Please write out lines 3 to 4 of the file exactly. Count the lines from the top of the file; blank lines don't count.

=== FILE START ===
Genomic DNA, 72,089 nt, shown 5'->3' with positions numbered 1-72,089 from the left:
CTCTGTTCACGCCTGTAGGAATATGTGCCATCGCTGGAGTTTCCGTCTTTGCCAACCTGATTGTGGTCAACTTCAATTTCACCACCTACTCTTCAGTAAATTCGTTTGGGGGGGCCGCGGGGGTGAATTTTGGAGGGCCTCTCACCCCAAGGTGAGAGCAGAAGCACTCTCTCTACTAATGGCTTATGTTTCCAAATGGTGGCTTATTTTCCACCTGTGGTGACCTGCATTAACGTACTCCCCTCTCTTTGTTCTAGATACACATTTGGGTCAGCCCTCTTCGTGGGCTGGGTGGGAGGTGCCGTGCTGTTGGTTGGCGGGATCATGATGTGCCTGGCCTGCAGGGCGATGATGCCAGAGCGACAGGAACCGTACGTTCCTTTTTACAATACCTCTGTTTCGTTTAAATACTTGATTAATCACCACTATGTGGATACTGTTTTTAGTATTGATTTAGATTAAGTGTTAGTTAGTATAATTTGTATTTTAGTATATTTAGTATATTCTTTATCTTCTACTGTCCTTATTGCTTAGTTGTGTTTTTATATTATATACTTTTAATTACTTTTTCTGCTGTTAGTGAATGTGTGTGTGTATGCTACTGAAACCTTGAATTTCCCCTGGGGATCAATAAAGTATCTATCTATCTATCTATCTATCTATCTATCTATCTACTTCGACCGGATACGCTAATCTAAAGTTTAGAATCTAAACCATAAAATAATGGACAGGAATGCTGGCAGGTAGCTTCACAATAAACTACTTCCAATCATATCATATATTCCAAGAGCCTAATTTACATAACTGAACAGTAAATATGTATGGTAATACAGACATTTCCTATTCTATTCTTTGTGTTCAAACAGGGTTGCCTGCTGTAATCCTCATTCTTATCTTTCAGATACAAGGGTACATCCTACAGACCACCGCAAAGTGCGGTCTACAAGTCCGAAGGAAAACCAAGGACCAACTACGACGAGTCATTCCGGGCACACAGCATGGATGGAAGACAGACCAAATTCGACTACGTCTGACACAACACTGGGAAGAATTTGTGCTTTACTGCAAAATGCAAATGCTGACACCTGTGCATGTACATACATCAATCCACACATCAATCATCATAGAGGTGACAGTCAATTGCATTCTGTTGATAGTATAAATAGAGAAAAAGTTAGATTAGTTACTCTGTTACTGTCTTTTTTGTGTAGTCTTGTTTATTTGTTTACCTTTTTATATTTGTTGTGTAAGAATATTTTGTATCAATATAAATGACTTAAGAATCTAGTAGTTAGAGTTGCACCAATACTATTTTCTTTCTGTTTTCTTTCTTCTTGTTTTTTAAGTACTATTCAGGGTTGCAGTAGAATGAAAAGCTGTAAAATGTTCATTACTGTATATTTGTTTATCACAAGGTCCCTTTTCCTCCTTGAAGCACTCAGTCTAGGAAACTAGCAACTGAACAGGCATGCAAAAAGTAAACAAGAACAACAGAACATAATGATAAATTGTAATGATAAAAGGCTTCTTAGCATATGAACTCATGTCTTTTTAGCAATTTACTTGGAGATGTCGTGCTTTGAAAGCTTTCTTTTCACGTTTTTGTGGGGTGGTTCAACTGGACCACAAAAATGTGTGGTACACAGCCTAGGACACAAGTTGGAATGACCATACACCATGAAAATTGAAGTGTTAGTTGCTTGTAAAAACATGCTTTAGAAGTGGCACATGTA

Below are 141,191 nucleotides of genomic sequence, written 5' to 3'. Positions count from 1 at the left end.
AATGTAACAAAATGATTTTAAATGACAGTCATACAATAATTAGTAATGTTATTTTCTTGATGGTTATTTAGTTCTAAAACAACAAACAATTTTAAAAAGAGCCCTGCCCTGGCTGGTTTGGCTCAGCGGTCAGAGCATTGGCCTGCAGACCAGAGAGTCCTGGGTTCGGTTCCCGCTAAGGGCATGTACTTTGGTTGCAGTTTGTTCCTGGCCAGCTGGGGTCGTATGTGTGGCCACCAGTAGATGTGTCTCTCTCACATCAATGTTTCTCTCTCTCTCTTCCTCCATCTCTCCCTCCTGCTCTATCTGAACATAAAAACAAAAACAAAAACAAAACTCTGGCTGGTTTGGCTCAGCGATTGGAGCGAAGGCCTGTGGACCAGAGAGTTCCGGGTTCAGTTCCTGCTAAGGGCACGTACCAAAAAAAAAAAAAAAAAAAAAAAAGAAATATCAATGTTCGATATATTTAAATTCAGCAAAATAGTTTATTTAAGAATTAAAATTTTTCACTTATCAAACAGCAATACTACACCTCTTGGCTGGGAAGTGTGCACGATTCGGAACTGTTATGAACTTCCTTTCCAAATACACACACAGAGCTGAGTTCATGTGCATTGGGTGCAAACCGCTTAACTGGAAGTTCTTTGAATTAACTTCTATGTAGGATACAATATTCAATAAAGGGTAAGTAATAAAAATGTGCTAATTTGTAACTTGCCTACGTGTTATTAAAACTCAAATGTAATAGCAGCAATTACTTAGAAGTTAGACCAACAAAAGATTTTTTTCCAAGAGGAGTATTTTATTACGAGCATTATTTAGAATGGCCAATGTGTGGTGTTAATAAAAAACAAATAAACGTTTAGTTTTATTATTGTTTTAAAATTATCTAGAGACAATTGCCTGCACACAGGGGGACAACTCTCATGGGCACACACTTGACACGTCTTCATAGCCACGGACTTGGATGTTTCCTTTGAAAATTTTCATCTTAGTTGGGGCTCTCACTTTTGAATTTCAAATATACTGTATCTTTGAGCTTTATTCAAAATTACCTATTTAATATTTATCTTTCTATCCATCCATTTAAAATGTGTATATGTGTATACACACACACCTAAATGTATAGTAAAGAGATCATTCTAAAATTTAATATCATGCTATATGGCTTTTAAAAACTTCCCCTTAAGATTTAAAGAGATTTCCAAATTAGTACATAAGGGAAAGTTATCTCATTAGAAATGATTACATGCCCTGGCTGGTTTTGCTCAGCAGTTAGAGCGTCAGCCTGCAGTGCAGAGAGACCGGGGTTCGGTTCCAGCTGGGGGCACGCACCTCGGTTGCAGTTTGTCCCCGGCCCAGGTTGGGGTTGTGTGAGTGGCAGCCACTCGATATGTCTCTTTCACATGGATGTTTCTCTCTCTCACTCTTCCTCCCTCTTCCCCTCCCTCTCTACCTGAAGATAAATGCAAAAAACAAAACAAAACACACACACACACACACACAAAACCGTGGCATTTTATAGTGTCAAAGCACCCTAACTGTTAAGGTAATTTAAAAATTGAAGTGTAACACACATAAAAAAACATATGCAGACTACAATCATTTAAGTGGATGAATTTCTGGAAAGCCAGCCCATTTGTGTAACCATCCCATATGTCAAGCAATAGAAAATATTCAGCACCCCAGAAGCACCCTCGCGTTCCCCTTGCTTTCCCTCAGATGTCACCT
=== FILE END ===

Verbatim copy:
Below are 141,191 nucleotides of genomic sequence, written 5' to 3'. Positions count from 1 at the left end.
AATGTAACAAAATGATTTTAAATGACAGTCATACAATAATTAGTAATGTTATTTTCTTGATGGTTATTTAGTTCTAAAACAACAAACAATTTTAAAAAGAGCCCTGCCCTGGCTGGTTTGGCTCAGCGGTCAGAGCATTGGCCTGCAGACCAGAGAGTCCTGGGTTCGGTTCCCGCTAAGGGCATGTACTTTGGTTGCAGTTTGTTCCTGGCCAGCTGGGGTCGTATGTGTGGCCACCAGTAGATGTGTCTCTCTCACATCAATGTTTCTCTCTCTCTCTTCCTCCATCTCTCCCTCCTGCTCTATCTGAACATAAAAACAAAAACAAAAACAAAACTCTGGCTGGTTTGGCTCAGCGATTGGAGCGAAGGCCTGTGGACCAGAGAGTTCCGGGTTCAGTTCCTGCTAAGGGCACGTACCAAAAAAAAAAAAAAAAAAAAAAAAGAAATATCAATGTTCGATATATTTAAATTCAGCAAAATAGTTTATTTAAGAATTAAAATTTTTCACTTATCAAACAGCAATACTACACCTCTTGGCTGGGAAGTGTGCACGATTCGGAACTGTTATGAACTTCCTTTCCAAATACACACACAGAGCTGAGTTCATGTGCATTGGGTGCAAACCGCTTAACTGGAAGTTCTTTGAATTAACTTCTATGTAGGATACAATATTCAATAAAGGGTAAGTAATAAAAATGTGCTAATTTGTAACTTGCCTACGTGTTATTAAAACTCAAATGTAATAGCAGCAATTACTTAGAAGTTAGACCAACAAAAGATTTTTTTCCAAGAGGAGTATTTTATTACGAGCATTATTTAGAATGGCCAATGTGTGGTGTTAATAAAAAACAAATAAACGTTTAGTTTTATTATTGTTTTAAAATTATCTAGAGACAATTGCCTGCACACAGGGGGACAACTCTCATGGGCACACACTTGACACGTCTTCATAGCCACGGACTTGGATGTTTCCTTTGAAAATTTTCATCTTAGTTGGGGCTCTCACTTTTGAATTTCAAATATACTGTATCTTTGAGCTTTATTCAAAATTACCTATTTAATATTTATCTTTCTATCCATCCATTTAAAATGTGTATATGTGTATACACACACACCTAAATGTATAGTAAAGAGATCATTCTAAAATTTAATATCATGCTATATGGCTTTTAAAAACTTCCCCTTAAGATTTAAAGAGATTTCCAAATTAGTACATAAGGGAAAGTTATCTCATTAGAAATGATTACATGCCCTGGCTGGTTTTGCTCAGCAGTTAGAGCGTCAGCCTGCAGTGCAGAGAGACCGGGGTTCGGTTCCAGCTGGGGGCACGCACCTCGGTTGCAGTTTGTCCCCGGCCCAGGTTGGGGTTGTGTGAGTGGCAGCCACTCGATATGTCTCTTTCACATGGATGTTTCTCTCTCTCACTCTTCCTCCCTCTTCCCCTCCCTCTCTACCTGAAGATAAATGCAAAAAACAAAACAAAACACACACACACACACACACAAAACCGTGGCATTTTATAGTGTCAAAGCACCCTAACTGTTAAGGTAATTTAAAAATTGAAGTGTAACACACATAAAAAAACATATGCAGACTACAATCATTTAAGTGGATGAATTTCTGGAAAGCCAGCCCATTTGTGTAACCATCCCATATGTCAAGCAATAGAAAATATTCAGCACCCCAGAAGCACCCTCGCGTTCCCCTTGCTTTCCCTCAGATGTCACCT